Nineteen ninety-four was not one of rock and pop music’s pivotal years. I didn’t realize how lackluster it was until compiling this week’s Throwback Thursday playlist. I always begin such lists with a look at the pop charts of the year being spotlighted. What a sad state of affairs they were in 1994! I found around 15 good songs that peaked in the top 40 that year, and included all of them in this list (except for Ƭ̵̬̊’s “The Most Beautiful Girl in the World,” which is not on Spotify). A few great songs came close to making the Top 40, such as Nine Inch Nails’ “Closer” (peaked at #41) and The Breeders’ “Cannonball (peaked at #44). More great (mostly “alternative”) tracks would have made the Billboard Hot 100’s top 40 if not for Billboard‘s archaic rule that in order for a song to be eligible for the Hot 100, it needs to be commercially released as a single. Record companies stopped releasing many singles in the late 80s so as to force consumers into buying more profitable full-length albums. What that means is the Hot 100, which was supposed to represent the 100 most popular songs in the US, did not represent the 100 most popular songs in the US. And what mad the top 40 in 1994 was a lot of wussy drek. And Kurt Cobain died in 1994. Not a good year for music. Here are its gems:
In 2001 HBO aired a Britney Spears concert around the time Jive Records released the singer’s album Britney. A few days before the first promo for the concert was to run on HBO, Jive’s head of publicity had the idea that Britney’s then-brand new single “I’m a Slave 4 U” should be used in the promo spots. The song was written (and produced) by the team of Pharrell Williams and Chad Hugo. I was running the licensing department at Jive at that time. I went to Pharrell and Chad’s publishers, EMI, to secure the necessary permissions. It was on a Wednesday. The spot was scheduled to premier the coming Saturday. The person at EMI with whom I spoke told me the song is so new that it is not yet in their system, and therefore she couldn’t license it. “Can’t you just add it to your system? You know they’re signed to your company.” “No. You won’t be able to use the song.”
Oh, really? A song cannot be licensed simply because someone at that company can’t think outside the box and figure out a way to effect the deal before the usual ingestion process is complete? That explanation doesn’t work for me. EMI will forego a license fee if the song isn’t used, which is fine, as their employee is the one not allowing it. Also, standing to forego revenue? Pharrell and Chad, who rely on EMI to make the deals for their music so they can get paid.
I called the Jive executive who paired Pharrell and Chad with Britney and told him EMI’s stance. He called Pharrell and/or Chad. Pharrell and/or Chad called EMI. On Thursday I got EMI’s approval to proceed. Don’t tell me something can’t be done.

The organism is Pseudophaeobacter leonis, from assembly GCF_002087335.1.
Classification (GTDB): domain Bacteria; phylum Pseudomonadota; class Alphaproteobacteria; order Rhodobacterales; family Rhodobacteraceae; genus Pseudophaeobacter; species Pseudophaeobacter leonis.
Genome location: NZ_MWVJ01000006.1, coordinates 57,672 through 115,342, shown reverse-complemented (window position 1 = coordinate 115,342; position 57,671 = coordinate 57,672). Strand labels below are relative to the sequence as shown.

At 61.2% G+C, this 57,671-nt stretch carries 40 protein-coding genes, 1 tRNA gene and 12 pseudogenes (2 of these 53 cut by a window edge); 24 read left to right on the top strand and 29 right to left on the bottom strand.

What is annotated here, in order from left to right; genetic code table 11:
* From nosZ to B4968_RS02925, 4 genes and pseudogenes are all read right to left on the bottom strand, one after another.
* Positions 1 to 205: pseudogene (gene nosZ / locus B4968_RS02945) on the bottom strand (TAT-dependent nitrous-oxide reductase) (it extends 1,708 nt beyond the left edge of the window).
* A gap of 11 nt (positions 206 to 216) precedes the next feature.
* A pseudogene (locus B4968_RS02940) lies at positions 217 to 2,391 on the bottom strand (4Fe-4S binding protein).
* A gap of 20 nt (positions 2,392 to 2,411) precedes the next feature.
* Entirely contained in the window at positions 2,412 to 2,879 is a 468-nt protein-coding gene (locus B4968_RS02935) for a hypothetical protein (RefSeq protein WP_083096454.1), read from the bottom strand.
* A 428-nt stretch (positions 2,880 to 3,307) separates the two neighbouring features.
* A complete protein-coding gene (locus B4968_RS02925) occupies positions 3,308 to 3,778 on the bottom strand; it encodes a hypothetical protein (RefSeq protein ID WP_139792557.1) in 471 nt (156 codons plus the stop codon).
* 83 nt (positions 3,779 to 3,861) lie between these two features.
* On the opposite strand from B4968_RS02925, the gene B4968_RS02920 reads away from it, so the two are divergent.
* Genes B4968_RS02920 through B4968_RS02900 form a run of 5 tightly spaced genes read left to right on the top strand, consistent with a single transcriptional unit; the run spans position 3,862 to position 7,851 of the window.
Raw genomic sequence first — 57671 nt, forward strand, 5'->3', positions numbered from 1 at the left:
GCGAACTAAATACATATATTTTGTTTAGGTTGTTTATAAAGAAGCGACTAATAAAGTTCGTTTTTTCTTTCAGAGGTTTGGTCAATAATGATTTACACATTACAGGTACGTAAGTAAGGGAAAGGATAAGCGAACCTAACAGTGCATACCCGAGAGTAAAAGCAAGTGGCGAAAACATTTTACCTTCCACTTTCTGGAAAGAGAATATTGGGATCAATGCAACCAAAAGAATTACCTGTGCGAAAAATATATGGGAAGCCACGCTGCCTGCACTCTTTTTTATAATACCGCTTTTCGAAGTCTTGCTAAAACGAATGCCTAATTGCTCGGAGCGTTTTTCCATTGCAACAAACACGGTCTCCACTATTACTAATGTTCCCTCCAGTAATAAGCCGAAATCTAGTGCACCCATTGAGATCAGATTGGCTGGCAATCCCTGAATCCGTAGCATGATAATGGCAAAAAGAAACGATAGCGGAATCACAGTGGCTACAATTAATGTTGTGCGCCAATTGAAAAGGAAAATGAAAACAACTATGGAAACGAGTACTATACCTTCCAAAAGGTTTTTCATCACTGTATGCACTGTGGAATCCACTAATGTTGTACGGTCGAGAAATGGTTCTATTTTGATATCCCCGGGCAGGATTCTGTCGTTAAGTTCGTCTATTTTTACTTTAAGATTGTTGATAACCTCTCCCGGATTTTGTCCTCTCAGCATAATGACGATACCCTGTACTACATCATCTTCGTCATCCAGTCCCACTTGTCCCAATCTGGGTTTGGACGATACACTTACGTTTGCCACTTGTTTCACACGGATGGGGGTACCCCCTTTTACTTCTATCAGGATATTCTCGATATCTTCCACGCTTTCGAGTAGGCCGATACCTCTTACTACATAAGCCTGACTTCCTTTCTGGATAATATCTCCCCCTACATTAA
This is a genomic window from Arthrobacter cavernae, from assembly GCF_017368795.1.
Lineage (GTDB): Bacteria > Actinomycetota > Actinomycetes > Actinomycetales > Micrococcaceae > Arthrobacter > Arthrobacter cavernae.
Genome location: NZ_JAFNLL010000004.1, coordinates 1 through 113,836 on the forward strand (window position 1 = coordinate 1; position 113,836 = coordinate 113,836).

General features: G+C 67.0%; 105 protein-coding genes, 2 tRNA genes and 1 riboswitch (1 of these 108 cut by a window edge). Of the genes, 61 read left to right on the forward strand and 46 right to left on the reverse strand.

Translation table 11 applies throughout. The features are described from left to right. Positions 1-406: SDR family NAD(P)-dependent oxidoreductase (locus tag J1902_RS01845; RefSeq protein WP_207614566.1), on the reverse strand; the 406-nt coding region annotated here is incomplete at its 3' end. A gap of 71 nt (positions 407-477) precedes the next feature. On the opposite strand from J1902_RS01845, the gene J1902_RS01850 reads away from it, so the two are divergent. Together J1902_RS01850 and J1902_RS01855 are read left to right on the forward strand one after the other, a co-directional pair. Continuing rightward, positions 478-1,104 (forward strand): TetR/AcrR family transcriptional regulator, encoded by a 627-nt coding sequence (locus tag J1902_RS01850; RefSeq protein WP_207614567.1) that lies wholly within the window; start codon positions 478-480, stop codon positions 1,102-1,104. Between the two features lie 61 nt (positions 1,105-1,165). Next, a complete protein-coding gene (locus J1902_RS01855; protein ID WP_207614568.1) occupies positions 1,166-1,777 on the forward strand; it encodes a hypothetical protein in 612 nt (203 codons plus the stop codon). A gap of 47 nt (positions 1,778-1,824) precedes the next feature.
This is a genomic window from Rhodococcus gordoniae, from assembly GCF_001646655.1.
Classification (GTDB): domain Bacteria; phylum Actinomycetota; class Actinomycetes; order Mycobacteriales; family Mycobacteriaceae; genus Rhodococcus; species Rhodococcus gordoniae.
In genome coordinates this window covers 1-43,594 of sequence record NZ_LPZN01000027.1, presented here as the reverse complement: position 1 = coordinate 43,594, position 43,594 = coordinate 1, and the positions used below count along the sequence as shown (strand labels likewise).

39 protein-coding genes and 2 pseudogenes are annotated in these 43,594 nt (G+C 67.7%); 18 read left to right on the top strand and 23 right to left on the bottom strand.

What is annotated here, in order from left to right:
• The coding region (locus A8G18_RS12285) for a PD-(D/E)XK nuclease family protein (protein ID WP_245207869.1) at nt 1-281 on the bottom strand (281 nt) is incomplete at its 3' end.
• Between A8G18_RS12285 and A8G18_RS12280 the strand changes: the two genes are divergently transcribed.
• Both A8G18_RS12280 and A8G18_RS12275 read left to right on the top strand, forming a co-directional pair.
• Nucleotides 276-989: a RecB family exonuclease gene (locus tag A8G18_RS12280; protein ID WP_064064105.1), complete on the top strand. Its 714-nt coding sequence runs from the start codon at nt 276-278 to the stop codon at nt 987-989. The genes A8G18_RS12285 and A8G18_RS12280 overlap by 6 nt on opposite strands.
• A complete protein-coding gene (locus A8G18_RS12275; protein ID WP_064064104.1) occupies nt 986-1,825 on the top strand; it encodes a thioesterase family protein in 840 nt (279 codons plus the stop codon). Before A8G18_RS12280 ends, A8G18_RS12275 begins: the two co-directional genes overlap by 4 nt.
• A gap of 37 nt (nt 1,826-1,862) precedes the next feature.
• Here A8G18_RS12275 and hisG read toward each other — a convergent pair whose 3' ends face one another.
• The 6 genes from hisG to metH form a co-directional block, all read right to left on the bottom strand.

Producer/Songwriter/NERD Pharrell Williams turns 47 today. In his honor I present to you this playlist of thirty songs Pharrell, often with Chad Hugo, had a hand in writing and/or producing and/or performing. You may be surprised at how many of these you know.
Inspired by the March 9 birthdays of ABC’s Martin Fry, The Velvet Underground’s John Cale, Lloyd Price, The Raiders’ Mark Lindsay, Manfred Mann’s Earth Band’s Chris Thompson, YG, Chingy, and L.T.D.’s Jeffrey Osborne.
Inspired by the September 8 birthdays of P!nk, The Cars’ Benjamin Orr, Patsy Cline, Aimee Mann, Neko Case, Peter Sellers, The Beau Brummels’ Sal Valentino, Wiz Khalifa, Slim Thug and Bob & Earl’s Earl Nelson.
Inspired by the July 3 birthdays of Erasure’s/Yaz’s Vince Clarke, Laura Branigan, Heatwave’s Johnny Wilder Jr., Elle King, Fontella Bass, Johnny Lee, Betty Buckley and The Seekers’ Judith Durham, and the July 2 birthdays of The Temptations’ Paul Williams, Vince Staples, Justice’s Xavier de Rosnay, Monie Love, Saweetie, Burna Boy and Michelle Branch.
Inspired by Black Music Month, LGBTQ Pride Month, the passings of Carl Reiner and composer Johnny Mandel, and the June 30 birthdays of Patrick Wolf, The Supremes’ Florence Ballard, The Moments’ Billy Brown, Sneaker Pimps’ Kelli Dayton, and Girls Aloud’s Cheryl Cole.
Inspired by Black Music Month, LGBTQ Pride Month, the June 5 birthdays of The Psychedelic Furs’ Richard Butler, Badfinger’s Tom Evans, Ronnie Dyson, Laurie Anderson, Aesop Rock, Marky Mark, and Cherish’s Felisha and Fallon King; and the June 4 birthdays of The Mamas and the Papas’ Michelle Phillips, Freddy Fender, Peter & Gordon’s Gordon Waller, El DeBarge and Devin the Dude.